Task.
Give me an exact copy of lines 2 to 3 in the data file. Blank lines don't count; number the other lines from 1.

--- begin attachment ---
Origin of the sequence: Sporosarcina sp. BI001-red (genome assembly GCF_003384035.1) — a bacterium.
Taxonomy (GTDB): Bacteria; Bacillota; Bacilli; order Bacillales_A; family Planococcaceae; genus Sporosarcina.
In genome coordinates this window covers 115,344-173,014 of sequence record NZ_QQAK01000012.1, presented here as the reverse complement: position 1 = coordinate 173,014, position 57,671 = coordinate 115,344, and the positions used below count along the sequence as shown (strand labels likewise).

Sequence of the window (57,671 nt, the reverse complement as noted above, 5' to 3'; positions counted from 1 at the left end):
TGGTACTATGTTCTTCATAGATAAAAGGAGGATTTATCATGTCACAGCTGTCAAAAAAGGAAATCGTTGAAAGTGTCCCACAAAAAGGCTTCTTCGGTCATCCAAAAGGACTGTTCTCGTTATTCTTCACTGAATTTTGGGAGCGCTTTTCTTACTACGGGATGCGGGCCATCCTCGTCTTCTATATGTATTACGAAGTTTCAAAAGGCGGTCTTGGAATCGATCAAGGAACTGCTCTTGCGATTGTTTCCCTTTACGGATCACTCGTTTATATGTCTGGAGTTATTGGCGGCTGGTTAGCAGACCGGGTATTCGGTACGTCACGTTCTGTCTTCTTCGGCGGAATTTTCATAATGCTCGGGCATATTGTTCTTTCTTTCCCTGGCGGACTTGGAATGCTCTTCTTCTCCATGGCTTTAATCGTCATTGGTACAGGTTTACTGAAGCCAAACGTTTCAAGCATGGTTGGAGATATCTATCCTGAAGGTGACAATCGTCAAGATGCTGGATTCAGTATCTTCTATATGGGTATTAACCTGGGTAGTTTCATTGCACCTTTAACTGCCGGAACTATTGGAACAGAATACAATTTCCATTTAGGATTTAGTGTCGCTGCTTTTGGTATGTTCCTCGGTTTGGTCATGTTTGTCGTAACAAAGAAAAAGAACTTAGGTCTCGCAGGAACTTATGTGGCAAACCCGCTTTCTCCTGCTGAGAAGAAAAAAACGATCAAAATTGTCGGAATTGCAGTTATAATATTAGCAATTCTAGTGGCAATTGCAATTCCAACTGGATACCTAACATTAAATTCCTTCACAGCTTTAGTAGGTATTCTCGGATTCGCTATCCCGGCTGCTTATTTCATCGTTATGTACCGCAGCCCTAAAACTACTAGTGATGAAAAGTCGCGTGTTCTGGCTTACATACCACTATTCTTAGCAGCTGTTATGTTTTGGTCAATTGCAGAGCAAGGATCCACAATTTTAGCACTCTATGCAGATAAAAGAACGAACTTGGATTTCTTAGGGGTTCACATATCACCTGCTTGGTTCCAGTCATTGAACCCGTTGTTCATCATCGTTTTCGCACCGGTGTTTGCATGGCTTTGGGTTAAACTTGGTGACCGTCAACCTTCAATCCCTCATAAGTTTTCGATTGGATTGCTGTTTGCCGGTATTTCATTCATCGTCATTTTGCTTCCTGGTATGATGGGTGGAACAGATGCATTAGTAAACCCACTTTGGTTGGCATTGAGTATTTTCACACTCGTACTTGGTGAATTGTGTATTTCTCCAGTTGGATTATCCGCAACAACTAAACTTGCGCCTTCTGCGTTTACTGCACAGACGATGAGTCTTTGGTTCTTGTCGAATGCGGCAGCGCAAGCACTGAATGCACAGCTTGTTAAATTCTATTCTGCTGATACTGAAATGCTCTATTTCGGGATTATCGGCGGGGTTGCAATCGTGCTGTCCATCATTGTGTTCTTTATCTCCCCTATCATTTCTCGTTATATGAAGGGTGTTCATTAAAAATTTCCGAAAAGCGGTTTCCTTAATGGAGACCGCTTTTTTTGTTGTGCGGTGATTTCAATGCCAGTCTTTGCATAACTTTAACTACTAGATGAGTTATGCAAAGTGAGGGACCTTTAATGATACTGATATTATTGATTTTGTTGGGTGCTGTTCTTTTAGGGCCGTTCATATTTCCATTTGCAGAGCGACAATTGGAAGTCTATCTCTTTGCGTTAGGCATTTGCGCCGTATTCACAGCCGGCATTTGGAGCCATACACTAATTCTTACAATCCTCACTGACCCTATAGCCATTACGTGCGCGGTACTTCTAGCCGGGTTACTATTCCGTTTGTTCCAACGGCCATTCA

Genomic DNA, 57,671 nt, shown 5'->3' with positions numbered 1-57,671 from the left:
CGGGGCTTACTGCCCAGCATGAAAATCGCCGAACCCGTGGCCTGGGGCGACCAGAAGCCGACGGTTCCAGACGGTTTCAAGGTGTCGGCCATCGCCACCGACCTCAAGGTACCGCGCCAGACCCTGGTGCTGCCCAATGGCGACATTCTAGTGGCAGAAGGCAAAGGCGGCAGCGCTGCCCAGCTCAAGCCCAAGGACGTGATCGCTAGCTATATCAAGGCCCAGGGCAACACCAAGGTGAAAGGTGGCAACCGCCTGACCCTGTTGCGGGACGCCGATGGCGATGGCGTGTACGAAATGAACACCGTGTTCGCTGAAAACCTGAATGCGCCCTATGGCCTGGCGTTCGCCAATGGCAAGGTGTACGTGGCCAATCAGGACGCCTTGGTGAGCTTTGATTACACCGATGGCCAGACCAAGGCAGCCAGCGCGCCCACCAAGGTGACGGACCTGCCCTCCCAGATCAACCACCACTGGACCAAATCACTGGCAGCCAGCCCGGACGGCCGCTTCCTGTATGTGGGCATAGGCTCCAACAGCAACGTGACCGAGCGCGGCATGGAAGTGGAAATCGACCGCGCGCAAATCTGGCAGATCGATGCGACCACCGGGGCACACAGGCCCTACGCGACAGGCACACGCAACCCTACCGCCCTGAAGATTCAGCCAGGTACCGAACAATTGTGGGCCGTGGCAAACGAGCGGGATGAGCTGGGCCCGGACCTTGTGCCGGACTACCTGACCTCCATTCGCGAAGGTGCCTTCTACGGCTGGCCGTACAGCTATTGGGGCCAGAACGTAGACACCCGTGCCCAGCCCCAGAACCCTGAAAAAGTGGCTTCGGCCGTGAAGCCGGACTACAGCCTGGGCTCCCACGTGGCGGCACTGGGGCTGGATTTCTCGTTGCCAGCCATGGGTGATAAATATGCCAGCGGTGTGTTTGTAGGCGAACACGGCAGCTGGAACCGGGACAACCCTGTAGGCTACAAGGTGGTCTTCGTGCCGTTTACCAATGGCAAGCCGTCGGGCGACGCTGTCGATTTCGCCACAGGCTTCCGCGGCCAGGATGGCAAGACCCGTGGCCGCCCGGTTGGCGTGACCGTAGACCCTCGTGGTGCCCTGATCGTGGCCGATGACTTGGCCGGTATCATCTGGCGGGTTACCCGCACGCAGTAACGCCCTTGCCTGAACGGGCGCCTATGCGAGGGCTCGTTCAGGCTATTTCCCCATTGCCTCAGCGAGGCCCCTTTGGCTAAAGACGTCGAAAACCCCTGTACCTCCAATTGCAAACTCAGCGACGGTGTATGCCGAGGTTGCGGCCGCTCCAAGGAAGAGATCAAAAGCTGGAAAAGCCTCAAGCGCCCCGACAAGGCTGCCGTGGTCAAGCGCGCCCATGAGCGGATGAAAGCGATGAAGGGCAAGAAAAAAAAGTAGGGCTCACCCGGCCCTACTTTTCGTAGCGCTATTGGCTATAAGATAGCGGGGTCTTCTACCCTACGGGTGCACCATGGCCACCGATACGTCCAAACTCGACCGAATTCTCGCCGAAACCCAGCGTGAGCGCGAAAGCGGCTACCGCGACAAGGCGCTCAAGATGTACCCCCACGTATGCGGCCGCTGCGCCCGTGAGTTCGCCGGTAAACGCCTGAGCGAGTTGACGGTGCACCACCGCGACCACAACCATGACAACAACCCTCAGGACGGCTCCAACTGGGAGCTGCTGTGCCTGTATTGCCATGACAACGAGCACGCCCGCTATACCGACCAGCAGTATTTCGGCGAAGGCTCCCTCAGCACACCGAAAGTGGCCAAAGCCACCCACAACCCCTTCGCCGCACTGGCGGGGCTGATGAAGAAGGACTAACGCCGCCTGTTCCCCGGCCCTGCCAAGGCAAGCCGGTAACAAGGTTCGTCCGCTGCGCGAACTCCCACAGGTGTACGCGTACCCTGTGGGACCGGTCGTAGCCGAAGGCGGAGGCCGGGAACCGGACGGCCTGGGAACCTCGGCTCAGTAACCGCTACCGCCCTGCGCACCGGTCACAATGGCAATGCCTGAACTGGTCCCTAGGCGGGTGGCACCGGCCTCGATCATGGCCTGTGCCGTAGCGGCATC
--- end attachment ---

Taxonomy (GTDB): Bacteria; Bacillota; Bacilli; order Bacillales_A; family Planococcaceae; genus Sporosarcina.
In genome coordinates this window covers 115,344-173,014 of sequence record NZ_QQAK01000012.1, presented here as the reverse complement: position 1 = coordinate 173,014, position 57,671 = coordinate 115,344, and the positions used below count along the sequence as shown (strand labels likewise).